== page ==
August 9, 2012 |
It was a lovefest among Pennsylvania elected officials, Democrat and Republican, on the banks of the Delaware River on Tuesday. Gov. Corbett and labor, business, and government leaders gathered at Packer Avenue Marine Terminal in South Philadelphia to celebrate the continued deepening of the Delaware River's 103-mile main shipping channel that began in March 2010. The remaining legal challenge to the project, by New Jersey and some environmental groups, was tossed out by a federal appeals court last month.
April 24, 2012 |
The U.S. House Subcommittee on Energy and Water has approved nearly all of President Obama's request to finance the disputed project to deepen the Delaware River's main shipping channel to 45 feet. The subcommittee's report, released Tuesday, includes $29.45 million for the project. Obama had requested $31 million. Digging the river channel five feet deeper has been debated for nearly three decades and is supported by a bipartisan effort of members of Congress in Pennsylvania and Delaware, governors of the two states, and business and labor leaders.
February 15, 2012
With a project vital to the Philadelphia port's future at stake, it's good to see that at least along the Delaware River, politics ebbs for some at the water's edge. Thanks to bipartisan efforts at both the state and federal level, nearly $63 million likely will flow over the next two years to advance the five-foot deepening of the river's 102-mile channel. The budget that President Obama announced Monday contained $31 million toward the work being directed by the Army Corps of Engineers - a landmark dredging effort that will enable bigger ships to reach the docks in the city and along the Camden waterfront.
February 13, 2012 |
President Obama's new budget, to be submitted to Congress Monday, includes $31 million for continued deepening of the Delaware River navigation channel, two members of Congress said Sunday night. Supporters say deepening the 102-mile channel by five feet will allow bigger ships - and greater commerce - between Philadelphia and Camden and the Atlantic Ocean. Pennsylvania Sen. Robert P. Casey and Rep. Robert A. Brady, both Democrats, said they had learned of the decision, which was to be made public Monday.
February 13, 2012 |
It's official. President Obama's proposed $3.8 trillion budget for fiscal 2013 includes $31 million for the Delaware River main channel deepening from 40 feet to 45 feet. The U.S. Army Corps of Engineers on Monday posted details on its website of the Corps' $4.73 billion civil works spending plan for the fiscal year that begins Oct. 1. "This project has been a true regional and bipartisan effort," said Dennis Rochford, president of the Maritime Exchange for the Delaware River and Bay. The announcement followed last Tuesday's news that $16.9 million was in the Army Corps 2012 work plan, and would be used to deepen the shipping channel five more feet between Penn's Landing and Essington, starting in early August.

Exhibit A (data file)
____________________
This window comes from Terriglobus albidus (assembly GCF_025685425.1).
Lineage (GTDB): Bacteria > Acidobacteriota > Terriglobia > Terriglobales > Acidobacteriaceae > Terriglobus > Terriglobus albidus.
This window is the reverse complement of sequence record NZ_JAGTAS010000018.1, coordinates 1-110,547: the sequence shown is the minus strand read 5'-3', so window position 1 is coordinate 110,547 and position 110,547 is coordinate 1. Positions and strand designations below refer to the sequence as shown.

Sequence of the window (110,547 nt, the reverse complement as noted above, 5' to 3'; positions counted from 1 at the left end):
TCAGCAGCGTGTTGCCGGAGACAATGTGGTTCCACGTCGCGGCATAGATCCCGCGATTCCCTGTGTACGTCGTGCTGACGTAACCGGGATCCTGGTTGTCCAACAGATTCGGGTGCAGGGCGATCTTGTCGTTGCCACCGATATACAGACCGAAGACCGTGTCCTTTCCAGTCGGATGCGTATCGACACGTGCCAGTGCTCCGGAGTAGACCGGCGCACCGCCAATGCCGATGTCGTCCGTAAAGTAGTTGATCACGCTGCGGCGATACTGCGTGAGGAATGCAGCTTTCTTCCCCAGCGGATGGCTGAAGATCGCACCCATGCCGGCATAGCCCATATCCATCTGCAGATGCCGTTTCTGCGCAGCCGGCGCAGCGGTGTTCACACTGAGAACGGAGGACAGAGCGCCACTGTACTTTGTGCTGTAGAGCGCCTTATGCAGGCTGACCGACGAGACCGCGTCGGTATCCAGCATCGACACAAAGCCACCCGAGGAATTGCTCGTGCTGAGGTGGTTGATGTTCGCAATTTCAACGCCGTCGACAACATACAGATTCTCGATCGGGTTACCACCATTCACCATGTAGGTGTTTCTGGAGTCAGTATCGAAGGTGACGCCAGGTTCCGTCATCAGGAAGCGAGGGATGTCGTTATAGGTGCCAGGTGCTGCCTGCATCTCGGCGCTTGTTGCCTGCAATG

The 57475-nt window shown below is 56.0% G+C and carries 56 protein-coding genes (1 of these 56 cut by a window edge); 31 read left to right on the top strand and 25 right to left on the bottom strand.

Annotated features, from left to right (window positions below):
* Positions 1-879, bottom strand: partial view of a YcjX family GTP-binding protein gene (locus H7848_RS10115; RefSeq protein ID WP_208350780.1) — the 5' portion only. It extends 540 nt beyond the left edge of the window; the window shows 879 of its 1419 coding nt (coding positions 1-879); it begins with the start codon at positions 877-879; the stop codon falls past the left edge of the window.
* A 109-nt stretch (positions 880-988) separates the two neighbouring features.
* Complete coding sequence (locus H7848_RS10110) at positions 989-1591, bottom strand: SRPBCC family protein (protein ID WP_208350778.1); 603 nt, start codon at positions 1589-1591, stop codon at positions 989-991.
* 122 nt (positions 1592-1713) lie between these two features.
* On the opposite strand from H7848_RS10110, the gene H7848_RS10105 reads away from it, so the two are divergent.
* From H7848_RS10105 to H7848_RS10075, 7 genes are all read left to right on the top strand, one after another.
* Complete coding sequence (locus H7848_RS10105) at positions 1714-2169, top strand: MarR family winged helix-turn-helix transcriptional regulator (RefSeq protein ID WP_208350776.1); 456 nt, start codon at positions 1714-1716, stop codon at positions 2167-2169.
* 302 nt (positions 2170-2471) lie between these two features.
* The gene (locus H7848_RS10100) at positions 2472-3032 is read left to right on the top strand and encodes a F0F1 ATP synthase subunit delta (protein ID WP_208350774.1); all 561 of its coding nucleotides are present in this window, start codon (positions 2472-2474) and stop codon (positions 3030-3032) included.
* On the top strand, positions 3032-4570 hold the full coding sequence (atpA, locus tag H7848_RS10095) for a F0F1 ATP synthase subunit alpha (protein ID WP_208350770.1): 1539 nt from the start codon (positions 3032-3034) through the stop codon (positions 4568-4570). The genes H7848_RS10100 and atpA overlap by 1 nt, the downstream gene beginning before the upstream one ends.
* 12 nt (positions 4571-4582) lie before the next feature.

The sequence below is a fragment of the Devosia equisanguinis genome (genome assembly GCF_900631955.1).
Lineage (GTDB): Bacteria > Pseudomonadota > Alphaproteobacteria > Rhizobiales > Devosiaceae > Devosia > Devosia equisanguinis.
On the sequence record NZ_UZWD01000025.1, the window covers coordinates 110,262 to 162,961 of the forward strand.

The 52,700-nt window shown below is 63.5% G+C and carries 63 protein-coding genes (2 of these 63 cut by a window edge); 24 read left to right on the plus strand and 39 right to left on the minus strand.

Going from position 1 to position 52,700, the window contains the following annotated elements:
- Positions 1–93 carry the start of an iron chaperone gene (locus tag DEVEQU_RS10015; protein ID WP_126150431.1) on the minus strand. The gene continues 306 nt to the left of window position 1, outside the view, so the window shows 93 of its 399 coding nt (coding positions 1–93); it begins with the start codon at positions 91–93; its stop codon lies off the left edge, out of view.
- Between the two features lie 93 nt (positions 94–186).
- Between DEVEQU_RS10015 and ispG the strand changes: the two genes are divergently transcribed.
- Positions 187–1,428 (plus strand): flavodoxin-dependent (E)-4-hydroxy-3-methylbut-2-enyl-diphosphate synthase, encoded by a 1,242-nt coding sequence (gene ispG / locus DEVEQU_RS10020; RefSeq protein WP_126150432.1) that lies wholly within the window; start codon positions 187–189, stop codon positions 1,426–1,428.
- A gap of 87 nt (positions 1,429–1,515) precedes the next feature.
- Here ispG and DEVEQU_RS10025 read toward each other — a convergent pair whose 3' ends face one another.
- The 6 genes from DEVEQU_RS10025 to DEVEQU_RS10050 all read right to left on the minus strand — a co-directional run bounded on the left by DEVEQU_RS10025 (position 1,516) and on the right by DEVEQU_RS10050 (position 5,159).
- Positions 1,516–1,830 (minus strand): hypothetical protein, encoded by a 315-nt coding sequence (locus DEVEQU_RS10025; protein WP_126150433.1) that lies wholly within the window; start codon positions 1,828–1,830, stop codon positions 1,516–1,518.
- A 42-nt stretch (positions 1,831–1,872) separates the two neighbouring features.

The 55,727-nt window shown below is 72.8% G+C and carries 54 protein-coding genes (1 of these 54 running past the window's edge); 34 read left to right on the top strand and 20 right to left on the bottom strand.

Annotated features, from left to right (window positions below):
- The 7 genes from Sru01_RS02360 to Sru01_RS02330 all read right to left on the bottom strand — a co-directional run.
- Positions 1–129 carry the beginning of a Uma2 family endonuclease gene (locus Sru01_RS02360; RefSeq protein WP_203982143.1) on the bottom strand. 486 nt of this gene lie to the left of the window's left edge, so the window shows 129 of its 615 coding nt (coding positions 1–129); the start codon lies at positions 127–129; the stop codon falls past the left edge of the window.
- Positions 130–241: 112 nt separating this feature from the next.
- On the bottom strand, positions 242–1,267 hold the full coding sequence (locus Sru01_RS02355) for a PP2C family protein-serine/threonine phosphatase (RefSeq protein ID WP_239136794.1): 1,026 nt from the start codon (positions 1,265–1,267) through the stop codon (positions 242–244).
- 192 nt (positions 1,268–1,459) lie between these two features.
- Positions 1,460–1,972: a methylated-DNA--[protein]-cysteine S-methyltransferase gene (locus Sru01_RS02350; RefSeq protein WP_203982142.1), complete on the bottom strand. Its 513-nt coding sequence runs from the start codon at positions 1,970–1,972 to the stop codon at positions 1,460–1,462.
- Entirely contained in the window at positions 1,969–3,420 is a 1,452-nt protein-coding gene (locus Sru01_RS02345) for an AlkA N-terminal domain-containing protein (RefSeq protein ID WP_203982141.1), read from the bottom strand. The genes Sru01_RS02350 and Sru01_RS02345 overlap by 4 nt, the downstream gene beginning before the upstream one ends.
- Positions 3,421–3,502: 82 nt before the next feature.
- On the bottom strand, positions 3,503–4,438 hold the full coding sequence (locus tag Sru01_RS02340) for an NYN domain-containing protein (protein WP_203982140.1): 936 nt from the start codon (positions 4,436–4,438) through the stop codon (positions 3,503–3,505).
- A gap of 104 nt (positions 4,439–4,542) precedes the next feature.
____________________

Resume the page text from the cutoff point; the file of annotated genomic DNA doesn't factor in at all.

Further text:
February 7, 2012 |
The U.S. Army Corps of Engineers will allocate $16.9 million this year to deepening, by five feet, the Delaware River's main shipping channel. The announcement, expected to be published on the Corps' website as early as Tuesday, represents the most significant federal contribution to actual dredging work since the 102-mile channel deepening began. It's a victory for a bipartisan effort led by U.S. Sen. Bob Casey (D., Pa.) and joined by other members of Congress in Pennsylvania and Delaware, governors of the two states, and business and labor leaders who wrote letters, made calls, and have lobbied for months.
February 2, 2012 |
It lives at the bottom of the river. It's ancient and ugly - often described as a dinosaur with fins. And although it once made the region the caviar capital of the world, the Atlantic sturgeon is being declared an endangered species, a decision that could affect the Delaware River deepening project. No one is saying the sturgeon will become the snail darter of the Delaware. Officials from the National Oceanic and Atmospheric Administration's Fisheries Service, which is making final the endangered listing, and the Army Corps of Engineers say the fish does not have the power to scuttle the project.
January 23, 2012
Melvin deserves due process Equally important to the effective administration of justice by our courts is ensuring public confidence in an unbiased judiciary. But recent calls for state Supreme Court Justice Joan Orie Melvin to vacate the bench ("Supreme Court justice needs to step aside," Wednesday) are dangerously premature and circumvent the due process that is afforded to all citizens, including judges. The circumstances surrounding the grand jury investigation of Melvin are indeed concerning.
January 18, 2012 |
Congress declared a moratorium on earmarks to help ensure that funding decisions would be made on the basis of project merit, not political muscle. Now, inexplicably, Pennsylvania's senators are trying to get around the ban to fund the deepening of the Delaware River. This is despite reviews, reports, and testimony from Congress' independent investigative arm, the Government Accountability Office, calling into question the purported economic benefits of the project. Deepening the river's shipping channel by 5 feet, to 45 feet, is expected to cost taxpayers $277 million and generate only $13.6 million a year in income at best.
January 15, 2012
"There's a fair amount of pessimism out there, but I also think that investors are slowly becoming immune to the bad news. As long as the stuff you can sink your teeth into, like corporate profit, is improving, I think it bodes well for the markets this year. " - Jack Ablin, of Harris Private Bank in Chicago, as earnings season got a positive launch by Alcoa Inc. "Despite the severe recession, and changes in the crude oil refining industry, the transportation cost savings from deepening the Delaware River remain very robust.